This guide goes over setting up an environment for programming an assembled Atlas device. If you own an Atlas kit and have not assembled it yet you should first go through our assembly guide located here.
You Will Need
|Assembled Atlas Kit
|Computer running Windows, Linux, or MacOSX
In the process of learning MicroPython for myself, I have used many different setups for programming microcontrollers. Through my journey, I found that the most streamlined and simple way of programming a microcontroller with MicroPython is through a program called Thonny. Thonny is a Python IDE that keeps the process of programming a microcontroller simple, which is great for beginners.
After Thonny is installed, we will go over getting Thonny setup for an Atlas device with an ESP8266 NodeMCU, flashing the MicroPython firmware, and writing a simple program for the Atlas device using MicroPython.
If you are using Linux, I recommend installing Thonny using pip. On Windows and MacOSX I recommend installing Thonny through the download links on its website.
Install Thonny from Thonny.org
Download the Thonny installer from thonny.org and run it.
Download Thonny from its website.
Install Thonny using Pip
Open a terminal and enter
pip install thonny. If the process fails, try running the same command again with elevated permissions (sudo).
Acquiring Micropython Firmware
From the Micropython website, download the binary (.bin) file for ESP8266 microcontrollers tagged as “latest”.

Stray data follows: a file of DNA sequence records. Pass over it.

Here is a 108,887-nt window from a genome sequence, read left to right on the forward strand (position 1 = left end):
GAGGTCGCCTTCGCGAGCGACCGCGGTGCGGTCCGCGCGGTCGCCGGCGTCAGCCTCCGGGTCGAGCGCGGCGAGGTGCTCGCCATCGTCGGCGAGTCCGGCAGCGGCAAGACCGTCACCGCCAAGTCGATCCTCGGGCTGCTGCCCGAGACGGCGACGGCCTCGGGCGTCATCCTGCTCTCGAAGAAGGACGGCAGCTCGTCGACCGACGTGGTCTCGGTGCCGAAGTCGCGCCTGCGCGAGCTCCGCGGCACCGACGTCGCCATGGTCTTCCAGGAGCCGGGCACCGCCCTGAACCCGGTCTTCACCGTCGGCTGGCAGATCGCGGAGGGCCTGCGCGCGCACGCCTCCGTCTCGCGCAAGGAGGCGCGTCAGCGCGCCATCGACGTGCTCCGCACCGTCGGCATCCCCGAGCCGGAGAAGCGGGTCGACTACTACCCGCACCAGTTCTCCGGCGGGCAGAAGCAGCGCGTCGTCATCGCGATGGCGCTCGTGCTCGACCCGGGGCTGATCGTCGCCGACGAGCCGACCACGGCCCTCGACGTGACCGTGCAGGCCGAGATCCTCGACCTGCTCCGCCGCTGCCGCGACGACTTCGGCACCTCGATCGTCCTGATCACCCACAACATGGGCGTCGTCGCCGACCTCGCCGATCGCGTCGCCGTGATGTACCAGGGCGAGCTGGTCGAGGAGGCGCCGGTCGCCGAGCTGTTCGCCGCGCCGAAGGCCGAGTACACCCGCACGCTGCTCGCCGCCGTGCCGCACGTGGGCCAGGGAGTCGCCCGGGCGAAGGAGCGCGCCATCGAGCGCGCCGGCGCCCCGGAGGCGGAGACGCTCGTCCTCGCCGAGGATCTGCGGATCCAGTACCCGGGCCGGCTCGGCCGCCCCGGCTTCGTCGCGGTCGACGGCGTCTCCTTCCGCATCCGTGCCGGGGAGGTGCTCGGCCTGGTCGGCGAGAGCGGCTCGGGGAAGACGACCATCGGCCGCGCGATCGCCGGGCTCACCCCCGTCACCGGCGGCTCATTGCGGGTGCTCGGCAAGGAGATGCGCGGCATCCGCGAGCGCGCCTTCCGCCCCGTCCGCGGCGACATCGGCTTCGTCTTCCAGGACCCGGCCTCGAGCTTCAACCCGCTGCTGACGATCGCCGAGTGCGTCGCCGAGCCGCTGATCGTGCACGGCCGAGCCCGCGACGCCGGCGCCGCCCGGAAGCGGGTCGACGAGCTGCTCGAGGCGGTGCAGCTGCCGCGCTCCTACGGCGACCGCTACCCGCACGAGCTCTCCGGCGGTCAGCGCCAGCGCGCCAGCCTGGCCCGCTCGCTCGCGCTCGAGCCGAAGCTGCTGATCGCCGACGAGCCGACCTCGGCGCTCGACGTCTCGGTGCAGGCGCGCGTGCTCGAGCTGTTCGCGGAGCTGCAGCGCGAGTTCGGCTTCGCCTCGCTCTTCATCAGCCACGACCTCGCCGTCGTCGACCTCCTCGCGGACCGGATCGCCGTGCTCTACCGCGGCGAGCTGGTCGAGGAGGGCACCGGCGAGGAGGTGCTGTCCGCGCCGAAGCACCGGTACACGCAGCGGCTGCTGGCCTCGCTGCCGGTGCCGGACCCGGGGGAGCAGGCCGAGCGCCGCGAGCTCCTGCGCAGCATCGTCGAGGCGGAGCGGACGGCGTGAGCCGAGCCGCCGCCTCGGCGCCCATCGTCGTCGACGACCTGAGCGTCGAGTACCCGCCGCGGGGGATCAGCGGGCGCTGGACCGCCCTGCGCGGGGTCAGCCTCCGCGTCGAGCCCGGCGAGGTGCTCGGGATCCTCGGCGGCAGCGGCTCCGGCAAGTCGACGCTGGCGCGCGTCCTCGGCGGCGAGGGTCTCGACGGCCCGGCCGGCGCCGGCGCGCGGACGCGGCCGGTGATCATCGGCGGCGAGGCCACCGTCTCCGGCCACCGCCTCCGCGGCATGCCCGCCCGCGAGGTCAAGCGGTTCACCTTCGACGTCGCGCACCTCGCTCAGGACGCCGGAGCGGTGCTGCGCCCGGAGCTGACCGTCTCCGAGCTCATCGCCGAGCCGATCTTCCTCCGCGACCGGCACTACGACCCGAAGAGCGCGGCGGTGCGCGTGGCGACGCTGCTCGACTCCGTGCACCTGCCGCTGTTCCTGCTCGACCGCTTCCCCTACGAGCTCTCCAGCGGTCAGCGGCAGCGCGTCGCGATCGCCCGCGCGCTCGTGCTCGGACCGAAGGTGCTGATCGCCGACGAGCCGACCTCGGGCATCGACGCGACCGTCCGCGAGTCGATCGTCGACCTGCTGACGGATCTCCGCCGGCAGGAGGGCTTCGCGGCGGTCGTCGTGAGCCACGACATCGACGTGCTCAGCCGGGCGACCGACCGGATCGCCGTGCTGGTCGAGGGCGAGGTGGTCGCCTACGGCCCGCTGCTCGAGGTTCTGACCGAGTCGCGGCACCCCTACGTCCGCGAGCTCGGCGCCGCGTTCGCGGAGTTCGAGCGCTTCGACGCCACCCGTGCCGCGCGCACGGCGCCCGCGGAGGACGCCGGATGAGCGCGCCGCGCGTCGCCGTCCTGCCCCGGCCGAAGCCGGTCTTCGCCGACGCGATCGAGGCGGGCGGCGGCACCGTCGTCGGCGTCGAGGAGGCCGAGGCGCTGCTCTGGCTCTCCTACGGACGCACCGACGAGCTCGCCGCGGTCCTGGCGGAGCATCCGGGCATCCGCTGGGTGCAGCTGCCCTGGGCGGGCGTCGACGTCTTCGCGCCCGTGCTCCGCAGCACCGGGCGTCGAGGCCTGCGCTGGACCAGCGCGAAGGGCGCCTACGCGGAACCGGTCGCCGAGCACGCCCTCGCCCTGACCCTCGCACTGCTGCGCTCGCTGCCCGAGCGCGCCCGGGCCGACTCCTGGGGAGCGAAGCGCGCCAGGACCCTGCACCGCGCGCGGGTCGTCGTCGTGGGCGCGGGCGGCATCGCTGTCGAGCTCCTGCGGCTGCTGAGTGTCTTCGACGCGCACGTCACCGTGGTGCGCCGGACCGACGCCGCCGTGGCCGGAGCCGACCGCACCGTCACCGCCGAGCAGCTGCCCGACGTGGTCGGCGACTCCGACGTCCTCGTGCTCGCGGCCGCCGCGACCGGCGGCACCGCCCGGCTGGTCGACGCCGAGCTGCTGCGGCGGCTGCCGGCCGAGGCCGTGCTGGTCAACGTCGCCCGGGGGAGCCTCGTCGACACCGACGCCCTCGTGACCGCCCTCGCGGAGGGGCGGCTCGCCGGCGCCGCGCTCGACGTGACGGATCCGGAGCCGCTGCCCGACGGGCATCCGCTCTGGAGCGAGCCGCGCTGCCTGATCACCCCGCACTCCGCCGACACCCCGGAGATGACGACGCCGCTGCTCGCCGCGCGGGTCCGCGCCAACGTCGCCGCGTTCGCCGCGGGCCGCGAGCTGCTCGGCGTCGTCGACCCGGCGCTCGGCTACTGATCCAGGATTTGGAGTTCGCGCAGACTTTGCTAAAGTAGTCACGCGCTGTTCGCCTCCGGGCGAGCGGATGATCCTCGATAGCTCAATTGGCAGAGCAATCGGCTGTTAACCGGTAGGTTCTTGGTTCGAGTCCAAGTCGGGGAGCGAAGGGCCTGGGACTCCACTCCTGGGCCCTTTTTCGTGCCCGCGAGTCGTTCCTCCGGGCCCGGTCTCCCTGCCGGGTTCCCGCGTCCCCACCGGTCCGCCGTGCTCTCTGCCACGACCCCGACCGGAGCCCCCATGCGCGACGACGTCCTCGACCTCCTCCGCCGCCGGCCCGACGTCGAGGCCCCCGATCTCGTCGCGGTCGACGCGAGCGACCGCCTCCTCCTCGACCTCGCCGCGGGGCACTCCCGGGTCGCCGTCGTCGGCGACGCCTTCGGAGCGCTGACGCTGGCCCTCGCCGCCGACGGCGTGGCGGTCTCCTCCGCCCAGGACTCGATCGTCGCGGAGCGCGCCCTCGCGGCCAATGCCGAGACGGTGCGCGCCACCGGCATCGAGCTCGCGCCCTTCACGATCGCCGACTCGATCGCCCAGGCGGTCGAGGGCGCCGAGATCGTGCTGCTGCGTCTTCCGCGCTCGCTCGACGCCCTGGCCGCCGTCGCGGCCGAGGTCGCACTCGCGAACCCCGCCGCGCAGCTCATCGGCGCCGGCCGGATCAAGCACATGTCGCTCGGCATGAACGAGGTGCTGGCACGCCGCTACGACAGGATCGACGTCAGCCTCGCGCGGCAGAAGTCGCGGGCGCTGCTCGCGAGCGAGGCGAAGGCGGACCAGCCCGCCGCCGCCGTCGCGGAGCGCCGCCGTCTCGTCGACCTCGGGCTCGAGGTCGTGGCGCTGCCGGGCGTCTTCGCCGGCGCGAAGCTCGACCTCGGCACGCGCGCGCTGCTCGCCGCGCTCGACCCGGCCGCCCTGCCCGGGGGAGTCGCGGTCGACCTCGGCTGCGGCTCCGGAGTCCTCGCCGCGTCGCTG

Take note of its location in your filesystem.
Download the latest MicroPython firmware for ESP8266 microcontrollers.
Plug your Atlas device to your computer using a microUSB cable and launch Thonny.
Open a terminal (MacOSX and Linux) or a command prompt (Windows) and enter the following command:
A successful installation of esptool on Windows using the command prompt.
If this works you can move on in the guide. If you get an error message saying that pip is not recognized then you may need to install Python from python.org. If you get an error mentioning permissions then you need to run the command again with elevated privileges. On MacOSX and Linux add sudo to the beginning of the command
sudo pip install esptool. On Windows, open a new command prompt by right clicking on the application and select “Run as administrator”.
Identify Port of Device
Now would be a good time to find out which port your device is on. If you are not familiar with how to to do this, you should check our guide on the subject: How To Find Your Device’s Port. Take note of what your port is.
Erase Existing Firmware
Open a terminal on your computer (on Windows open a command prompt). Enter and run the following command in the terminal to erase the existing firmware on the device. Replace
YOUR_PORT with the port value that you found for your Atlas device.
esptool --port YOUR_PORT --baud 115200 erase_flash
After a few seconds the existing firmware on the device will be erased.
With my setup using Windows, I found my Atlas device to be on port COM6.
Flash MicroPython Firmware
To flash the firmware on the device enter the following command replacing
YOUR_PORT with your device’s port and
FIRMWARE_FILE.bin with the path to the MicroPython firmware file that you previously downloaded. You can easily copy the path to a file on Windows by holding shift and right clicking on a file. Then select “Copy as path”.
esptool.py --port YOUR_PORT --baud 115200 write_flash --flash_size=detect -fm dio 0 FIRMWARE_FILE.bin
This may take a few minutes. After the firmware is finished installing, you may close the shell window.